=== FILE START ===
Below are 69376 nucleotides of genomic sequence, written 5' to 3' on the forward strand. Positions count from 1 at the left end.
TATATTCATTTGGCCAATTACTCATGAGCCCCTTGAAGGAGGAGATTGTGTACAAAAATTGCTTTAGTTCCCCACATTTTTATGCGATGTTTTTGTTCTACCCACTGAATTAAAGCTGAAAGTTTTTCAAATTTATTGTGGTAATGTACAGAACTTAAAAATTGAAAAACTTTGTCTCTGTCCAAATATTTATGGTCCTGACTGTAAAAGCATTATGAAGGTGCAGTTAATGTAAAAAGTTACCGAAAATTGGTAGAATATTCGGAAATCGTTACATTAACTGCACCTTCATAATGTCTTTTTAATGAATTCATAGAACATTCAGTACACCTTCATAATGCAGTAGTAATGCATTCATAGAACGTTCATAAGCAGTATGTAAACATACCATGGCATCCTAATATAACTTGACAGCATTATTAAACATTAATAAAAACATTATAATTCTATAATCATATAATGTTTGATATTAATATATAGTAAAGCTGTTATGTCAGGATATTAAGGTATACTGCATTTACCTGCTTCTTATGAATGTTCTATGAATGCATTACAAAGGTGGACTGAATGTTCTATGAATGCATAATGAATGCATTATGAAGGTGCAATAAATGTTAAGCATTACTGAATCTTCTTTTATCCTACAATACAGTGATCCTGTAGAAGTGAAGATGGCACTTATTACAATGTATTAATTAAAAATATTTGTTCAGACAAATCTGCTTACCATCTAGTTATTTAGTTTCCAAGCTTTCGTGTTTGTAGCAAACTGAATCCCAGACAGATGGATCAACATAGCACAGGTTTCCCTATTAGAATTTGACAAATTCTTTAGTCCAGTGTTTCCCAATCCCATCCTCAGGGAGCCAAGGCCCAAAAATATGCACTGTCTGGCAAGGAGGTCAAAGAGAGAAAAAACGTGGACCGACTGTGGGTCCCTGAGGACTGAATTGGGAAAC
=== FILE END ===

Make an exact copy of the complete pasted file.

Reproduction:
Below are 69376 nucleotides of genomic sequence, written 5' to 3' on the forward strand. Positions count from 1 at the left end.
TATATTCATTTGGCCAATTACTCATGAGCCCCTTGAAGGAGGAGATTGTGTACAAAAATTGCTTTAGTTCCCCACATTTTTATGCGATGTTTTTGTTCTACCCACTGAATTAAAGCTGAAAGTTTTTCAAATTTATTGTGGTAATGTACAGAACTTAAAAATTGAAAAACTTTGTCTCTGTCCAAATATTTATGGTCCTGACTGTAAAAGCATTATGAAGGTGCAGTTAATGTAAAAAGTTACCGAAAATTGGTAGAATATTCGGAAATCGTTACATTAACTGCACCTTCATAATGTCTTTTTAATGAATTCATAGAACATTCAGTACACCTTCATAATGCAGTAGTAATGCATTCATAGAACGTTCATAAGCAGTATGTAAACATACCATGGCATCCTAATATAACTTGACAGCATTATTAAACATTAATAAAAACATTATAATTCTATAATCATATAATGTTTGATATTAATATATAGTAAAGCTGTTATGTCAGGATATTAAGGTATACTGCATTTACCTGCTTCTTATGAATGTTCTATGAATGCATTACAAAGGTGGACTGAATGTTCTATGAATGCATAATGAATGCATTATGAAGGTGCAATAAATGTTAAGCATTACTGAATCTTCTTTTATCCTACAATACAGTGATCCTGTAGAAGTGAAGATGGCACTTATTACAATGTATTAATTAAAAATATTTGTTCAGACAAATCTGCTTACCATCTAGTTATTTAGTTTCCAAGCTTTCGTGTTTGTAGCAAACTGAATCCCAGACAGATGGATCAACATAGCACAGGTTTCCCTATTAGAATTTGACAAATTCTTTAGTCCAGTGTTTCCCAATCCCATCCTCAGGGAGCCAAGGCCCAAAAATATGCACTGTCTGGCAAGGAGGTCAAAGAGAGAAAAAACGTGGACCGACTGTGGGTCCCTGAGGACTGAATTGGGAAAC